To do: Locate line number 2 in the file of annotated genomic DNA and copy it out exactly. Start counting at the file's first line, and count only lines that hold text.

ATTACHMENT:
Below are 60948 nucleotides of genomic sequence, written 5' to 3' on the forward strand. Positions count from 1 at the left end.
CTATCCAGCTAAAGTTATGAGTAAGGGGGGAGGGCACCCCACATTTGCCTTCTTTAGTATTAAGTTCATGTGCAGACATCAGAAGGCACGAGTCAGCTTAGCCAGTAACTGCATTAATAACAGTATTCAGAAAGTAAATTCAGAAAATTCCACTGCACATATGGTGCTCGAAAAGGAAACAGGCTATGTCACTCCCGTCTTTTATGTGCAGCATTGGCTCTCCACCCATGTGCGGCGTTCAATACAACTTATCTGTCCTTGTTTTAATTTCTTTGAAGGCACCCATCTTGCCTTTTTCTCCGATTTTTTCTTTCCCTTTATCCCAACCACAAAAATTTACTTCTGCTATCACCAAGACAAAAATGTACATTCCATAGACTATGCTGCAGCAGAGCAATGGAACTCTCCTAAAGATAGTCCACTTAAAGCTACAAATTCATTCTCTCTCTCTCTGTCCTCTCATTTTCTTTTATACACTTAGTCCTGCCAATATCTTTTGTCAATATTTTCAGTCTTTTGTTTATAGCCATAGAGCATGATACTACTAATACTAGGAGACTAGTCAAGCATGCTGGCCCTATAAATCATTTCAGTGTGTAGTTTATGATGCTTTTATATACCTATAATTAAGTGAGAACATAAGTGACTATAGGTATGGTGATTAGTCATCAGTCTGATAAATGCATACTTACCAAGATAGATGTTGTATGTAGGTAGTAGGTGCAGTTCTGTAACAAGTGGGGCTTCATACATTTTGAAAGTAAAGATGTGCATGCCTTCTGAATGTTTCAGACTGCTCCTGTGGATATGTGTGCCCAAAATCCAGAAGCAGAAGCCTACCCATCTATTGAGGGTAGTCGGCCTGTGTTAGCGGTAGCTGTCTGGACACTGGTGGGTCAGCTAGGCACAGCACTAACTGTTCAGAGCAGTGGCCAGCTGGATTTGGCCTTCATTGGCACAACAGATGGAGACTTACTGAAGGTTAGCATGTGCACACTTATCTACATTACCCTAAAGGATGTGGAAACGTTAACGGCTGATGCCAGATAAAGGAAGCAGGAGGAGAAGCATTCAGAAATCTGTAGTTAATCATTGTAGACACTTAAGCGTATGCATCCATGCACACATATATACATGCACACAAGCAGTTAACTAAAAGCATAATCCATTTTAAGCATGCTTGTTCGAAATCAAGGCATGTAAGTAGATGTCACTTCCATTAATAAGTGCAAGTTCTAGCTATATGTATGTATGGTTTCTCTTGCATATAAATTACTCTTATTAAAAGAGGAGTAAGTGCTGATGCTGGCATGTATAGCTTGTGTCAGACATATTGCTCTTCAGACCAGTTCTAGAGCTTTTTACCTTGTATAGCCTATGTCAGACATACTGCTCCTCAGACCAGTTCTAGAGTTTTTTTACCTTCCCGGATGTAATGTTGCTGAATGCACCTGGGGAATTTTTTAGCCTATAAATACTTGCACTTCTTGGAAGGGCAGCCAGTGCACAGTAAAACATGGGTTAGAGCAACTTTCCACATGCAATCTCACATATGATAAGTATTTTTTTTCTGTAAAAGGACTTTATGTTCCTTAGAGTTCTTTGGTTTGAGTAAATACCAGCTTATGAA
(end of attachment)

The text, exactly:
CTATCCAGCTAAAGTTATGAGTAAGGGGGGAGGGCACCCCACATTTGCCTTCTTTAGTATTAAGTTCATGTGCAGACATCAGAAGGCACGAGTCAGCTTAGCCAGTAACTGCATTAATAACAGTATTCAGAAAGTAAATTCAGAAAATTCCACTGCACATATGGTGCTCGAAAAGGAAACAGGCTATGTCACTCCCGTCTTTTATGTGCAGCATTGGCTCTCCACCCATGTGCGGCGTTCAATACAACTTATCTGTCCTTGTTTTAATTTCTTTGAAGGCACCCATCTTGCCTTTTTCTCCGATTTTTTCTTTCCCTTTATCCCAACCACAAAAATTTACTTCTGCTATCACCAAGACAAAAATGTACATTCCATAGACTATGCTGCAGCAGAGCAATGGAACTCTCCTAAAGATAGTCCACTTAAAGCTACAAATTCATTCTCTCTCTCTCTGTCCTCTCATTTTCTTTTATACACTTAGTCCTGCCAATATCTTTTGTCAATATTTTCAGTCTTTTGTTTATAGCCATAGAGCATGATACTACTAATACTAGGAGACTAGTCAAGCATGCTGGCCCTATAAATCATTTCAGTGTGTAGTTTATGATGCTTTTATATACCTATAATTAAGTGAGAACATAAGTGACTATAGGTATGGTGATTAGTCATCAGTCTGATAAATGCATACTTACCAAGATAGATGTTGTATGTAGGTAGTAGGTGCAGTTCTGTAACAAGTGGGGCTTCATACATTTTGAAAGTAAAGATGTGCATGCCTTCTGAATGTTTCAGACTGCTCCTGTGGATATGTGTGCCCAAAATCCAGAAGCAGAAGCCTACCCATCTATTGAGGGTAGTCGGCCTGTGTTAGCGGTAGCTGTCTGGACACTGGTGGGTCAGCTAGGCACAGCACTAACTGTTCAGAGCAGTGGCCAGCTGGATTTGGCCTTCATTGGCACAACAGATGGAGACTTACTGAAGGTTAGCATGTGCACACTTATCTACATTACCCTAAAGGATGTGGAAACGTTAACGGCTGATGCCAGATAAAGGAAGCAGGAGGAGAAGCATTCAGAAATCTGTAGTTAATCATTGTAGACACTTAAGCGTATGCATCCATGCACACATATATACATGCACACAAGCAGTTAACTAAAAGCATAATCCATTTTAAGCATGCTTGTTCGAAATCAAGGCATGTAAGTAGATGTCACTTCCATTAATAAGTGCAAGTTCTAGCTATATGTATGTATGGTTTCTCTTGCATATAAATTACTCTTATTAAAAGAGGAGTAAGTGCTGATGCTGGCATGTATAGCTTGTGTCAGACATATTGCTCTTCAGACCAGTTCTAGAGCTTTTTACCTTGTATAGCCTATGTCAGACATACTGCTCCTCAGACCAGTTCTAGAGTTTTTTTACCTTCCCGGATGTAATGTTGCTGAATGCACCTGGGGAATTTTTTAGCCTATAAATACTTGCACTTCTTGGAAGGGCAGCCAGTGCACAGTAAAACATGGGTTAGAGCAACTTTCCACATGCAATCTCACATATGATAAGTATTTTTTTTCTGTAAAAGGACTTTATGTTCCTTAGAGTTCTTTGGTTTGAGTAAATACCAGCTTATGAA